Planned Vendor Link Leaves Security Hole

Jude denies a request for a live link after discovering security to be nonexistent on the vendor's end

Well, it's been half an hour since I said no to one of those "no is not an option" requests, and nobody has started yelling yet, so maybe I got away with it.

Our company has three main revenue-producing departments, one of which produces just more than half of the company's annual revenue - and trust me, that's an awful lot of money. Consequently, the people in that department get treated pretty well, and when they ask for something, they usually get it.

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THIS WEEK'S GLOSSARY

SMTP gateway: An SMTP gateway uses the Simple Mail Transfer Protocol, part of the TCP/IP suite of protocols, to allow the exchange of e-mail with other Internet hosts.

Firewall: A firewall consists of hardware and software that lies between two networks such as an internal network and an Internet service provider. The firewall protects your network by blocking unwanted users from gaining access and by disallowing messages to specific recipients outside the network, such as competitors.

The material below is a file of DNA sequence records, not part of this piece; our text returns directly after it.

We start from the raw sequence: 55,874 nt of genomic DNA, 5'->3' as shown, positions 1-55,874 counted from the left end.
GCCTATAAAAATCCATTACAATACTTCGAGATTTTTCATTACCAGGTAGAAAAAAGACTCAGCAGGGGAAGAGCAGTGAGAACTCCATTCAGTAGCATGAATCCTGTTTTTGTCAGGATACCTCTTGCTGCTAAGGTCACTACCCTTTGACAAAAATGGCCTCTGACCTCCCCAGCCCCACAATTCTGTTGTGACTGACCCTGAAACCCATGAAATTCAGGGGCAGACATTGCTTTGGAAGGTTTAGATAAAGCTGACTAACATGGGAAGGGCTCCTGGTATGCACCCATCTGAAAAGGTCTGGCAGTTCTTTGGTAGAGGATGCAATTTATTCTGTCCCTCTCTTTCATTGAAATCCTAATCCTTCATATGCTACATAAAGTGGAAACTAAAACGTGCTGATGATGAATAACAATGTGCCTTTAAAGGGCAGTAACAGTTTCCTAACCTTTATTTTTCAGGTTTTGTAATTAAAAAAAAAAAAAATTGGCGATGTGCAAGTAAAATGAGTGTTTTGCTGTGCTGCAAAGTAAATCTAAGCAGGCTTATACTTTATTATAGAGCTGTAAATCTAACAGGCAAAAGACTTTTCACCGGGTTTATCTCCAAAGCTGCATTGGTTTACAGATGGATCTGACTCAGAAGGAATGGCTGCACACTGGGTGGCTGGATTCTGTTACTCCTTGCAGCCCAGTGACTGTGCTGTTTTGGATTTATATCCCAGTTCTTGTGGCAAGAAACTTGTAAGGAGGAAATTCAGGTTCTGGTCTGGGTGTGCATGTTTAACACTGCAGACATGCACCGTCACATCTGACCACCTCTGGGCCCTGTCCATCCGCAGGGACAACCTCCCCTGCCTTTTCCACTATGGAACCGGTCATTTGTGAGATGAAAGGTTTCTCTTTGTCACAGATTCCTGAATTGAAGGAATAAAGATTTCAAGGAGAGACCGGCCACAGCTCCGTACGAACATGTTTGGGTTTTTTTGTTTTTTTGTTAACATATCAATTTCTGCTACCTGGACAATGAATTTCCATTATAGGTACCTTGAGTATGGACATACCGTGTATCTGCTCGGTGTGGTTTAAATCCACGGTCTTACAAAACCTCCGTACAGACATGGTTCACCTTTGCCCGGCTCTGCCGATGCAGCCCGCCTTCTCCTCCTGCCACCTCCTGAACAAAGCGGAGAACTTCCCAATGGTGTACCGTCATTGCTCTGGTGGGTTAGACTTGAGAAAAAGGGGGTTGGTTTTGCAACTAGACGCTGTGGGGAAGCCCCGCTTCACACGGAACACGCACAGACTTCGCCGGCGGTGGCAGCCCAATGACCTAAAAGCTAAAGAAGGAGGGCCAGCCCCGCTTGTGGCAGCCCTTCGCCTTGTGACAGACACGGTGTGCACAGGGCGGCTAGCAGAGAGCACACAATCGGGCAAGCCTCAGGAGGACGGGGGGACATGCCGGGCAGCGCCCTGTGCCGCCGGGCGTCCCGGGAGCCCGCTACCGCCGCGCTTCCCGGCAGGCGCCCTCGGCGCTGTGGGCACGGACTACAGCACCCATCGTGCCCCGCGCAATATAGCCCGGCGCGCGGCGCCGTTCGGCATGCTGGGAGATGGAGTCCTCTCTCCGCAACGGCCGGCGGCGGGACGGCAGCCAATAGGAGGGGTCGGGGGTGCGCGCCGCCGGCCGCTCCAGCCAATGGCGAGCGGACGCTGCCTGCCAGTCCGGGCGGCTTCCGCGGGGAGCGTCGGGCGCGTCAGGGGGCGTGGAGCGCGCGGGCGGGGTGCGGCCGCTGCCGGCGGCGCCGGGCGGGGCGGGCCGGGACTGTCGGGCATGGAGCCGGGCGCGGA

LINKS

Aladdin Knowledge Systems Inc. in Buffalo Grove, Ill., sells eSafe, a suite of antivirus security software for desktop computers, servers and gateways.

Content Technologies Inc. in Bellevue, Wash., is the maker of the MIMEsweeper family of antivirus software applications, including versions for Microsoft Exchange and Lotus Domino servers.

Cupertino, Calif.-based Trend Micro Inc.'s Web site contains information on InterScan VirusWall, which detects and removes viruses found in SMTP, HTTP and FTP gateway traffic. It also offers a wide variety of antivirus programs for e-mail, desktop software and other applications.

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The latest thing they've asked for is a live network link into a vendor's systems. I won't go into what the network does, but there's definitely a valid business case for having the link, and the data traveling over the link is quite important.